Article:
In a piece called “When Francis Coppola Met Jim Jarmusch: The Rain People to Tetro,” Speedcine‘s Reid Rosefelt writes that Coppola’s The Rain People “isn’t even mentioned in [his] Wikipedia biography, and perhaps that’s understandable, as it hasn’t been seen by a lot of people and few would argue it’s one of his best films.” (Actually, Wikipedia does mention it; there’s just very little discussion.)
“The Rain People (’69) is a low-key road movie about an unhappy Long Island housewife (Shirley Knight) who flees her marriage when she finds out she’s pregnant. Driving cross-country with no set destination, she picks up a brain-damaged ex-football player (James Caan), who she gradually becomes responsible for, and has an encounter with a sexually aggressive highway patrolman (Robert Duvall).
“At the time the film was generally perceived as a bit arty, and as a gloomier mirror image of Easy Rider. Nowadays it’s seen as an imperfect but ambitious and important step in Coppola’s development. Dave Kehr wrote that The Rain People was the “first statement of Coppola’s perennial theme — crippling loneliness within a failed family.”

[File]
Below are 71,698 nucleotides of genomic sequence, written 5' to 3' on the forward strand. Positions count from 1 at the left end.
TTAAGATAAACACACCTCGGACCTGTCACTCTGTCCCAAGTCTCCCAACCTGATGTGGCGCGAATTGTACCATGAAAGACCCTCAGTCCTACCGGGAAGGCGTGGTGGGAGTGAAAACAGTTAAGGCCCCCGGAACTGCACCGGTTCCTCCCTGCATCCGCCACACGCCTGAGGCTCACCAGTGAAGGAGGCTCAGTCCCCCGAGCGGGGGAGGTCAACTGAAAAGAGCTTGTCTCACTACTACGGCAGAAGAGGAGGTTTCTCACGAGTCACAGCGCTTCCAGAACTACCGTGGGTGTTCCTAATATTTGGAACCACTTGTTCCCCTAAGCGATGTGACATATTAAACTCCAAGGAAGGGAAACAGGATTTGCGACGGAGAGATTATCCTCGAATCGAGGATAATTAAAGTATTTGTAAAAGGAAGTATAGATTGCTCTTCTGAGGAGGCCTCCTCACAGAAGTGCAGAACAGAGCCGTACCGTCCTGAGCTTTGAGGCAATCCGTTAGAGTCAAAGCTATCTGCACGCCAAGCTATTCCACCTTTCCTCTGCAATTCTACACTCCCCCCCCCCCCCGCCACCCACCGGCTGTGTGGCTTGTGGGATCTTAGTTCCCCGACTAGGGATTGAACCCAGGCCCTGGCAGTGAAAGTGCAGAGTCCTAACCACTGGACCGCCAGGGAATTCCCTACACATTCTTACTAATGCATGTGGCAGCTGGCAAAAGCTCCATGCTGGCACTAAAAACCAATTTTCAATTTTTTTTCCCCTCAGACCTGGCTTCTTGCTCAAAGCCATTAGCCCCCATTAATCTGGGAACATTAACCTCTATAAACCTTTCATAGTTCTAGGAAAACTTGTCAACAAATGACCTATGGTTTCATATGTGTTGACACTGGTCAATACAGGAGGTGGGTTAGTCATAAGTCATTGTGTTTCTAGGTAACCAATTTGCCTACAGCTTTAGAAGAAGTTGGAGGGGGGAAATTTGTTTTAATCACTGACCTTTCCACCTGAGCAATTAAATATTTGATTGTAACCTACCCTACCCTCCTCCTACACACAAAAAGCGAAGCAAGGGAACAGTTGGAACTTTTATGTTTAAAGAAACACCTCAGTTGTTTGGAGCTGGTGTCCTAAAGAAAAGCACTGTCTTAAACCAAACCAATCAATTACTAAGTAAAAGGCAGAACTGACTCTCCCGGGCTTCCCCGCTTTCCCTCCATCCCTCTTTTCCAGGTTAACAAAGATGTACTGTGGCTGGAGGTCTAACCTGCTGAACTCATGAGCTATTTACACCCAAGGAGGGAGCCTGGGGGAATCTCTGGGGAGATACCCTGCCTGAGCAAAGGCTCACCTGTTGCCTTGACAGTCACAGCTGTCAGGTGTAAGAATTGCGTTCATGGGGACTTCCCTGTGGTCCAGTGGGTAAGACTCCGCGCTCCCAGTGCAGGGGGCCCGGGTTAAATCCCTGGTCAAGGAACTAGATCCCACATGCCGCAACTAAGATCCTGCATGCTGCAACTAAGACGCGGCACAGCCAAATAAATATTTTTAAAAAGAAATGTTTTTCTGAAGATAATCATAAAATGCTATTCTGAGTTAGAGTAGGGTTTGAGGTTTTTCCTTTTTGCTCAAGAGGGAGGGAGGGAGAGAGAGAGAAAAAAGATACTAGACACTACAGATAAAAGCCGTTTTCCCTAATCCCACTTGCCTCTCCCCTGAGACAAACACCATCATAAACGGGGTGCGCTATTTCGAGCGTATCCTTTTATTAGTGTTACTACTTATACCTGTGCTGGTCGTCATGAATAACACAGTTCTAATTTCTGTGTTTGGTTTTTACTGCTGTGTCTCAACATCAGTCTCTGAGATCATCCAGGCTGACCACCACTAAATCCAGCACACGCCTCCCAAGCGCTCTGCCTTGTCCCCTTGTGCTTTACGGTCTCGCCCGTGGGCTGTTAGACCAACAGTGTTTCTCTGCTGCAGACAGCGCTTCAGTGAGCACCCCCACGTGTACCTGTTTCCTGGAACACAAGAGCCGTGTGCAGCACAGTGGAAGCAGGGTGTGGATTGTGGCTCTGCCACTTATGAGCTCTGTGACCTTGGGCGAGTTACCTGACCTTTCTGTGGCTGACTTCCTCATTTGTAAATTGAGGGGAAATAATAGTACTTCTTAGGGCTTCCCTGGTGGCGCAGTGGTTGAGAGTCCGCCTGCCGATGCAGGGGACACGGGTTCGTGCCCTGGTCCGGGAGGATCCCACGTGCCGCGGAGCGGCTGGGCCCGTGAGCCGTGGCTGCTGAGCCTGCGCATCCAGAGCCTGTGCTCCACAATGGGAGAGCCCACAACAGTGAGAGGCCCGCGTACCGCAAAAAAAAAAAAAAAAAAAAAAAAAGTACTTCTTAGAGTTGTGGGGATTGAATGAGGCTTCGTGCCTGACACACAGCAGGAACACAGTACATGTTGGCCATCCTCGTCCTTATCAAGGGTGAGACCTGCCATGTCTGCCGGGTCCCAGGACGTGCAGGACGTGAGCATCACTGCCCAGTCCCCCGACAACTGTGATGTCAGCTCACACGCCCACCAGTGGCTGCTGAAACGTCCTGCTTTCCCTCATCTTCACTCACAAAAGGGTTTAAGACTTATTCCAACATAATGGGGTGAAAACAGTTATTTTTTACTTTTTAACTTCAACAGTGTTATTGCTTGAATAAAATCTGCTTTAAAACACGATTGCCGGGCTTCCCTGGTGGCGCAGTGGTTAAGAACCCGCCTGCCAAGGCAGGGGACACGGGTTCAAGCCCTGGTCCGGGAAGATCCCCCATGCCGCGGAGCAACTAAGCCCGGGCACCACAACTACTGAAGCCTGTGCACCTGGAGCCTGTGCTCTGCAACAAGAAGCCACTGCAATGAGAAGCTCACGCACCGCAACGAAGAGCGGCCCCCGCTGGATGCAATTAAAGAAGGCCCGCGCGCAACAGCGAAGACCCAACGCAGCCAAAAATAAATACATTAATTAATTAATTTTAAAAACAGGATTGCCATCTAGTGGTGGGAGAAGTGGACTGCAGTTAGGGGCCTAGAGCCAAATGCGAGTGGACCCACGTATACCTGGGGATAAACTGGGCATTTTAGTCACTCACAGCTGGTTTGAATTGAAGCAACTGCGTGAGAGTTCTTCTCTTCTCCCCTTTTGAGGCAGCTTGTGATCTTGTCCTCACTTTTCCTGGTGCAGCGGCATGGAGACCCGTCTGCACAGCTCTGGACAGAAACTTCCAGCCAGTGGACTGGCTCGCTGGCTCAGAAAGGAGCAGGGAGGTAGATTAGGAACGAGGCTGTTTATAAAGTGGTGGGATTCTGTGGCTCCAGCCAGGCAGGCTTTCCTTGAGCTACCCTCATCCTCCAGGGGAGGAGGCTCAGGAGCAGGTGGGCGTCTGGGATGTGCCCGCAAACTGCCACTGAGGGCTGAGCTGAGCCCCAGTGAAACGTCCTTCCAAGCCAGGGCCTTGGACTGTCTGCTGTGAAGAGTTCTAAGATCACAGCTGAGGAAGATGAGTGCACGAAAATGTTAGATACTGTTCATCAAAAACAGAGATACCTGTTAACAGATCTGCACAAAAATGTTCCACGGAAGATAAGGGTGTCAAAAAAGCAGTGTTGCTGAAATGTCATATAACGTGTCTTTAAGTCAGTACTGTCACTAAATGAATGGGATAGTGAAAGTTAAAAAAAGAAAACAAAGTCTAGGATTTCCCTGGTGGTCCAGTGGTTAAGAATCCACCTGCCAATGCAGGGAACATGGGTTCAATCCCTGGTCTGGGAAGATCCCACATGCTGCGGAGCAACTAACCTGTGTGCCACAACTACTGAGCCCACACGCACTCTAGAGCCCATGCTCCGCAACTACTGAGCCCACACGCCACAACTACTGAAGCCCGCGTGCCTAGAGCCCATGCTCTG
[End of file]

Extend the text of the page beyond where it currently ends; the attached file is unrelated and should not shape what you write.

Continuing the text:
“What thrilled me about The Rain People way back when wasn’t the movie itself, but the way Coppola made it. He loaded a small production team into a handful of vans and cars and made the same trip that Shirley Knight’s character did through New York, New Jersey, Pennsylvania, West Virginia, Tennessee, Kentucky, and Nebraska.
“This all was very vivid for me at the time because his friend and American Zoetrope partner George Lucas documented the trip in Filmmaker: A Diary by George Lucas. I didn’t see Lucas’s film then, but there was an edited featurette that I saw many times. I have a very strong memory of Coppola Francis Coppolasaying in the featurette that he imagined a day when each town could have its very own film crew.
“As a teenager making my little Super-8 films, I found this incredibly inspiring. Here was this freewheeling traveling carnival, experimenting and improvising as they rambled from town to town. They were young and cool cinematic hippies challenging the ‘man’ (Hollywood). Coppola even had a beard — just like Jerry Rubin! I would have given anything to be riding in that caravan.
“If I had been able to see the whole Filmmaker I would have seen a very different portrait of Coppola. He was no hippie — he was a hot-head born to be pissed off. He fought with Shirley Knight, and raged against a DGA spokesman on the phone, escalating a demand for another AD to a world-level crisis and a potential end to all hope for the future of American cinema.”